I did walk up to the clearing in the tree line and take pictures of the buildings to the east and southeast because they looked old.

Looking East

I took another shot of the buildings to the southeast from on top of the flyover ramp. Comparing the above aerial photo with the above photo, I think the buildings to the west, even though they look rather old, were built since 1939. Looking at the Bing Map (below), I think the north building of the current complex is the south building of the 1939 complex. Note all of the round roof vents. These buildings might have had some rather nasty emissions during their prime time. The modern looking buildings further south of these buildings are for the Gateway Company. Maybe some day I'll stop in and ask if they also own the old buildings that are further north. I notice one of the functions listed by the Gateway Company is "warehousing." So maybe that is what they use some of of the old buildings for.

Bird's Eye View
Update: This 1904 map also indicates the flyover went into a building.

Bill Molony posted
This is a portion of a 1904 Army Corps Of Engineers map that shows the position of the tracks of both the Chicago & Alton Railroad and the Atchison, Topeka & Santa Fe Railroad adjacent to the Illinois Steel Company and the Illinois State penitentiary on the north side of Joliet.
Michael Maitland Believe this was an early Illinois steel plant, prior to US steel conglomerate, but could be wrong. Also see American Steel and Wire is in the upper left of the complex.
This is an earlier version of the flyover. Given the ruins, the replaced the steel trestle with an earthen embankment that uses concrete retaining walls.

Steve OConnor posted
Where there's steel - there's railroads.
The “City of Steel” emerged with the construction of the Joliet steel plant in 1869 under the ownership of the Union, Coal Iron and Transportation Co. and produced iron rails. In 1873 the mill was reorganized as the Joliet Iron and Steel Co., when two of the five-ton Bessemer converters that revolutionized the industry were built there and were among the earliest used in the United States. The rolling mill, a key element of the works, struck its first blow in March 1873. Railroad rails rolled at the Joliet Works played a key role in the expansion of America's railroad infrastructure. Soon the Joliet Iron and Steel Works was the second largest steel mill in the United States. While canal construction (Illinois & Michigan Canal) drew Irish immigrants, the steel mill attracted thousands of southeastern Europeans. These new immigrants also found jobs on the railroad that serviced the steel mill, the Elgin, Joliet & Eastern Railway.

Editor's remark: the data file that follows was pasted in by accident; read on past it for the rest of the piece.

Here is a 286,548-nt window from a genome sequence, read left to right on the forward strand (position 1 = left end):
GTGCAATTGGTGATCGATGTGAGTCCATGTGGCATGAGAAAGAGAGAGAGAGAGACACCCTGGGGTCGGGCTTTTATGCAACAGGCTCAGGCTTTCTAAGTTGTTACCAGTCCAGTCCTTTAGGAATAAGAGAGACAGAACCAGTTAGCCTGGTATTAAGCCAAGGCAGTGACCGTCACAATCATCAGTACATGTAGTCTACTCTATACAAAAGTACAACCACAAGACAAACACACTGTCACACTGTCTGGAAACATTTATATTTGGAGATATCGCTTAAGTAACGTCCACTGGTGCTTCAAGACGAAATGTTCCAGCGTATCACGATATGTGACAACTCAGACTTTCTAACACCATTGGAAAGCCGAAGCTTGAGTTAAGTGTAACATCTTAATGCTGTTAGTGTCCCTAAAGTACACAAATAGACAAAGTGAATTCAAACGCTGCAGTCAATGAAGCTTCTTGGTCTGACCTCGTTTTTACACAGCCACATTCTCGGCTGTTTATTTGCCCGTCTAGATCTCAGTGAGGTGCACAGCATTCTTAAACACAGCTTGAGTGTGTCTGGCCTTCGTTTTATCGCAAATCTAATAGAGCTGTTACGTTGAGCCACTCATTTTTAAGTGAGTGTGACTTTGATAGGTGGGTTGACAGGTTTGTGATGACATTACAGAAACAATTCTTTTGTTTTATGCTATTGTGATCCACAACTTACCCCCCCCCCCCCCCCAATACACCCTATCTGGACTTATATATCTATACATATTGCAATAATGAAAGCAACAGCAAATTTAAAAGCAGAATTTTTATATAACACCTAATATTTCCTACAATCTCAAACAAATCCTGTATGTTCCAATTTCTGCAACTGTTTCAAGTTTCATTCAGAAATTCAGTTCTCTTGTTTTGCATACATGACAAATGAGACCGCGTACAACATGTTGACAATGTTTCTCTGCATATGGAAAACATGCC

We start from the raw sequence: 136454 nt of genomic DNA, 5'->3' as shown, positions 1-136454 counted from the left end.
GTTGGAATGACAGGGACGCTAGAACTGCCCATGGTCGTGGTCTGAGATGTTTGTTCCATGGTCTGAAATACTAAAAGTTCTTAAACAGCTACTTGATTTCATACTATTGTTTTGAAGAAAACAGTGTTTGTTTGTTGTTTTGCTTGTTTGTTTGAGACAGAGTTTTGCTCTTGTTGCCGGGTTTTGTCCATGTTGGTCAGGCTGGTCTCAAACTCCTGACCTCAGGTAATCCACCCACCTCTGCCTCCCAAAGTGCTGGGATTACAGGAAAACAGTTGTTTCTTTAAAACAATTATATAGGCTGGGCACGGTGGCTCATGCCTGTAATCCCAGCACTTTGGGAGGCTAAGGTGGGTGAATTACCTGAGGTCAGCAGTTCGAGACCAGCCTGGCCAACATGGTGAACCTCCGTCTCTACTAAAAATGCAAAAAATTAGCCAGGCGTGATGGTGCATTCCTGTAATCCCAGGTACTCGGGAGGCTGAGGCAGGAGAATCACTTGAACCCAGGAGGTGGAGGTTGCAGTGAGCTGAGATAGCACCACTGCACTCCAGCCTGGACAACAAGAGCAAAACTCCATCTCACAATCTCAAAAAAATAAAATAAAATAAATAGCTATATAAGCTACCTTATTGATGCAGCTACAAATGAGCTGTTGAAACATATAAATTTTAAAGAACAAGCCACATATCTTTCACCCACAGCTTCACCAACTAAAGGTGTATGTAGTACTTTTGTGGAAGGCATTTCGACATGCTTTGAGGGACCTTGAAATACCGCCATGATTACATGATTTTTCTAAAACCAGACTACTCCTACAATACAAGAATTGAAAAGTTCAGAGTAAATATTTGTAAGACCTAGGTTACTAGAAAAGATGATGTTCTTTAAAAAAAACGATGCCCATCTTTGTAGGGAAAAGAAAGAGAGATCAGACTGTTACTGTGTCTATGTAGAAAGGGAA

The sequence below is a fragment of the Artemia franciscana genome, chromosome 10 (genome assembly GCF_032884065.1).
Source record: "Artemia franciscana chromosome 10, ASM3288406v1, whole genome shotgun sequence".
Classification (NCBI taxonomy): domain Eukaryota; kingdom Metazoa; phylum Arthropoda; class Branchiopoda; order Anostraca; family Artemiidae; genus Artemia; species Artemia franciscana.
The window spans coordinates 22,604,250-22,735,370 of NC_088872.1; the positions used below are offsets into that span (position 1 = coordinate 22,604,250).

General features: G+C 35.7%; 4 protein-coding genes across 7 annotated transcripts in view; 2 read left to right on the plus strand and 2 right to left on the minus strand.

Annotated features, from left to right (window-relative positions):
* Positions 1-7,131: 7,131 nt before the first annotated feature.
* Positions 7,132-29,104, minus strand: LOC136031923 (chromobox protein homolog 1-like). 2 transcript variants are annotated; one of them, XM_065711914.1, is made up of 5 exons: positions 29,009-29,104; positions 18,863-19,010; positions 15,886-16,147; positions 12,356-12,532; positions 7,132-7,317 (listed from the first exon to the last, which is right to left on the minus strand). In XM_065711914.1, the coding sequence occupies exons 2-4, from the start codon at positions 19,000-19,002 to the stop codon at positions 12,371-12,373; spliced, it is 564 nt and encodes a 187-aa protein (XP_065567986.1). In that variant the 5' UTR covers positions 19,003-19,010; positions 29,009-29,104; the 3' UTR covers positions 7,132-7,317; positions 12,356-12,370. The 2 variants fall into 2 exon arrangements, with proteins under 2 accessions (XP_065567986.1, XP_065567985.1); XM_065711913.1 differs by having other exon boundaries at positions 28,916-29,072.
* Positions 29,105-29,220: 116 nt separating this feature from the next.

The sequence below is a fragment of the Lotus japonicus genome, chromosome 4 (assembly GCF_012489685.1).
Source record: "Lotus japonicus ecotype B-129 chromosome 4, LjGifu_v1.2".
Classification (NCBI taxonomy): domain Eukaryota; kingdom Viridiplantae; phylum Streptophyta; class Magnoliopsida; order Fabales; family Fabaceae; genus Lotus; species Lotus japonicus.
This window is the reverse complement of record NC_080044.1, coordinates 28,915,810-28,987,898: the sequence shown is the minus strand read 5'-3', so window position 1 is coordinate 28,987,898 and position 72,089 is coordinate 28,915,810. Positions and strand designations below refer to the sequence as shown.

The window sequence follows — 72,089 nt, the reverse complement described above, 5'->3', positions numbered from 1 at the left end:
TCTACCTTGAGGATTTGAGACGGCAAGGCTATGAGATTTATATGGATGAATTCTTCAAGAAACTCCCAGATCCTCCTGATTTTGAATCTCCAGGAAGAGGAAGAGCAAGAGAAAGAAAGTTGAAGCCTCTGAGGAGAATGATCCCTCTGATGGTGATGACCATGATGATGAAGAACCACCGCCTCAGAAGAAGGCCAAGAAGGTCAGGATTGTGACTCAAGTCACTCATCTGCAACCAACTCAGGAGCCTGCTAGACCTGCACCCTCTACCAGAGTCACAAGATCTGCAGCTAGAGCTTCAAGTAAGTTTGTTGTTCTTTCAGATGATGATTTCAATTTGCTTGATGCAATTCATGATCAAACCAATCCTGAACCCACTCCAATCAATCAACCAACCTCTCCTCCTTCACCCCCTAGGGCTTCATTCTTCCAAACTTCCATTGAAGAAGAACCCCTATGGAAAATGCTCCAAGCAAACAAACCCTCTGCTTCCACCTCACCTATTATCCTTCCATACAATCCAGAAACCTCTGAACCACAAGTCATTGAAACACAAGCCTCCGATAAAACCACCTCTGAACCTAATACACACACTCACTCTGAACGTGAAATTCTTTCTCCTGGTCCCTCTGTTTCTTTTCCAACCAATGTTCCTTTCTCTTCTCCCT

Stuart Pearson shared
Joliet, IL around the turn of the 20th Century was 2nd in Steel Production in the entire USA.
Dennis DeBruler The gondola cars are a reminder that the Chicago & Alton was a predecessor of the GM&O (Gulf, Mobile & Ohio), which is now the CN tracks.!3m1!1e3!4m5!3m4...